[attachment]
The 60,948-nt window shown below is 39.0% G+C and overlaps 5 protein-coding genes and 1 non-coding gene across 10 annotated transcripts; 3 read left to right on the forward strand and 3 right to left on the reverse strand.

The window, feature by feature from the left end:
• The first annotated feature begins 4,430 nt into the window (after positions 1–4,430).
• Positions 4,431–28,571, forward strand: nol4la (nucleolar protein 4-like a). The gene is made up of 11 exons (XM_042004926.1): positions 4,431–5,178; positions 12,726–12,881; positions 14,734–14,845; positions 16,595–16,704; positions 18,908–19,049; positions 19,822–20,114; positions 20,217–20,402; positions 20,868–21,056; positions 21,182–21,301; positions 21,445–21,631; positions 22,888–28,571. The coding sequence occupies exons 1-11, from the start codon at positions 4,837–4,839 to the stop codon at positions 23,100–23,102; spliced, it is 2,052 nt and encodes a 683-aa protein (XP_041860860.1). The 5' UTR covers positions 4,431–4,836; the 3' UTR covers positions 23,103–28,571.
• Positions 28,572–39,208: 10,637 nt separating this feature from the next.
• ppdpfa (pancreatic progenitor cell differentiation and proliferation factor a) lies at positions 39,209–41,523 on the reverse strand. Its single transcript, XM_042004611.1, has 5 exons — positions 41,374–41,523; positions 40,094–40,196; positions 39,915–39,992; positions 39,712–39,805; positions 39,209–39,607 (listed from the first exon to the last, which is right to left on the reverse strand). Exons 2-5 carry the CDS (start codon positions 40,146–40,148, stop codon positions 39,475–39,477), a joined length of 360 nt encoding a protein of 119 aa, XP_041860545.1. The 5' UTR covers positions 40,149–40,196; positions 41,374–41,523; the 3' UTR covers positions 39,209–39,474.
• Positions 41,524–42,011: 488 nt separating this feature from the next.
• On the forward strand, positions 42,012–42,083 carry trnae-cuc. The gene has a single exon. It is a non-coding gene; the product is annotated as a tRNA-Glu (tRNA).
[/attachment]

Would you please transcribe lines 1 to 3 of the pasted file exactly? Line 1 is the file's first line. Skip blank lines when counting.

The 60,948-nt window shown below is 39.0% G+C and overlaps 5 protein-coding genes and 1 non-coding gene across 10 annotated transcripts; 3 read left to right on the forward strand and 3 right to left on the reverse strand.

The window, feature by feature from the left end:
• The first annotated feature begins 4,430 nt into the window (after positions 1–4,430).